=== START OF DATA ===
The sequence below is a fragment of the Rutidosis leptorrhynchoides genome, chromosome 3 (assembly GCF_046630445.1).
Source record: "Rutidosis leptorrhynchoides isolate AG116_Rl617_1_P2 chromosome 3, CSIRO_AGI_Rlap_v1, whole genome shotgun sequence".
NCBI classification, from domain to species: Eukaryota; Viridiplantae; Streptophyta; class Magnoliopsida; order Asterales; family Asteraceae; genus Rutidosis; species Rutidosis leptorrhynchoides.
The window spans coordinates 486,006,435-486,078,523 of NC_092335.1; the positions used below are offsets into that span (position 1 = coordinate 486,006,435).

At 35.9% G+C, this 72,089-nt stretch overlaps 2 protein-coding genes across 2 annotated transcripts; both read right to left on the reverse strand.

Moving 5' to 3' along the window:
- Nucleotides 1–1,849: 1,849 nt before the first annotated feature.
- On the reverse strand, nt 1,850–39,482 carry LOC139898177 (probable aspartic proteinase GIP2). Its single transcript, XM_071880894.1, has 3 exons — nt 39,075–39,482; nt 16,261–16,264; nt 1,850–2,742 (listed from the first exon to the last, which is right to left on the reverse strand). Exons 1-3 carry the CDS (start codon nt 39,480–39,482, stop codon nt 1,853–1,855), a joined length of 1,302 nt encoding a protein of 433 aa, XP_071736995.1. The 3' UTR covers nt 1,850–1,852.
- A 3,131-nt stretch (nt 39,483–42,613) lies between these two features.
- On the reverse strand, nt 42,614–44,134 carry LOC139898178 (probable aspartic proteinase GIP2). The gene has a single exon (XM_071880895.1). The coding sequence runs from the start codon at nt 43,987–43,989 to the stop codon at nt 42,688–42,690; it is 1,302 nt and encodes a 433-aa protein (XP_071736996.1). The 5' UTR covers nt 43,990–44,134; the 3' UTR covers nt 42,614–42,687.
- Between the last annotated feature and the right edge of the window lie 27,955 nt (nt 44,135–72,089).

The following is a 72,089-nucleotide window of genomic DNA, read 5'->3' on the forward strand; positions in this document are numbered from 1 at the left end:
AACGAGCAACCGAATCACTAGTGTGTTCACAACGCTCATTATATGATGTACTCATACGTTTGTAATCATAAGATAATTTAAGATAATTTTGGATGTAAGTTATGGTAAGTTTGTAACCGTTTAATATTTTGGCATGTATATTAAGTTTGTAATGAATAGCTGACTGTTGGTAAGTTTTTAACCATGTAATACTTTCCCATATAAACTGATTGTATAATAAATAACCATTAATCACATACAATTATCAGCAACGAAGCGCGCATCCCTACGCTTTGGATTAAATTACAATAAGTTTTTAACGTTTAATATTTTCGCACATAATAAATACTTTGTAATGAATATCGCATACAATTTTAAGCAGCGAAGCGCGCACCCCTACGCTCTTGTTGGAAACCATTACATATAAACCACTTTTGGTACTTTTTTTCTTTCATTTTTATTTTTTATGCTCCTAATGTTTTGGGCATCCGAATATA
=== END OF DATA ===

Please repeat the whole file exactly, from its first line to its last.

The sequence below is a fragment of the Rutidosis leptorrhynchoides genome, chromosome 3 (assembly GCF_046630445.1).
Source record: "Rutidosis leptorrhynchoides isolate AG116_Rl617_1_P2 chromosome 3, CSIRO_AGI_Rlap_v1, whole genome shotgun sequence".
NCBI classification, from domain to species: Eukaryota; Viridiplantae; Streptophyta; class Magnoliopsida; order Asterales; family Asteraceae; genus Rutidosis; species Rutidosis leptorrhynchoides.
The window spans coordinates 486,006,435-486,078,523 of NC_092335.1; the positions used below are offsets into that span (position 1 = coordinate 486,006,435).

At 35.9% G+C, this 72,089-nt stretch overlaps 2 protein-coding genes across 2 annotated transcripts; both read right to left on the reverse strand.

Moving 5' to 3' along the window:
- Nucleotides 1–1,849: 1,849 nt before the first annotated feature.
- On the reverse strand, nt 1,850–39,482 carry LOC139898177 (probable aspartic proteinase GIP2). Its single transcript, XM_071880894.1, has 3 exons — nt 39,075–39,482; nt 16,261–16,264; nt 1,850–2,742 (listed from the first exon to the last, which is right to left on the reverse strand). Exons 1-3 carry the CDS (start codon nt 39,480–39,482, stop codon nt 1,853–1,855), a joined length of 1,302 nt encoding a protein of 433 aa, XP_071736995.1. The 3' UTR covers nt 1,850–1,852.
- A 3,131-nt stretch (nt 39,483–42,613) lies between these two features.
- On the reverse strand, nt 42,614–44,134 carry LOC139898178 (probable aspartic proteinase GIP2). The gene has a single exon (XM_071880895.1). The coding sequence runs from the start codon at nt 43,987–43,989 to the stop codon at nt 42,688–42,690; it is 1,302 nt and encodes a 433-aa protein (XP_071736996.1). The 5' UTR covers nt 43,990–44,134; the 3' UTR covers nt 42,614–42,687.
- Between the last annotated feature and the right edge of the window lie 27,955 nt (nt 44,135–72,089).

The following is a 72,089-nucleotide window of genomic DNA, read 5'->3' on the forward strand; positions in this document are numbered from 1 at the left end:
AACGAGCAACCGAATCACTAGTGTGTTCACAACGCTCATTATATGATGTACTCATACGTTTGTAATCATAAGATAATTTAAGATAATTTTGGATGTAAGTTATGGTAAGTTTGTAACCGTTTAATATTTTGGCATGTATATTAAGTTTGTAATGAATAGCTGACTGTTGGTAAGTTTTTAACCATGTAATACTTTCCCATATAAACTGATTGTATAATAAATAACCATTAATCACATACAATTATCAGCAACGAAGCGCGCATCCCTACGCTTTGGATTAAATTACAATAAGTTTTTAACGTTTAATATTTTCGCACATAATAAATACTTTGTAATGAATATCGCATACAATTTTAAGCAGCGAAGCGCGCACCCCTACGCTCTTGTTGGAAACCATTACATATAAACCACTTTTGGTACTTTTTTTCTTTCATTTTTATTTTTTATGCTCCTAATGTTTTGGGCATCCGAATATA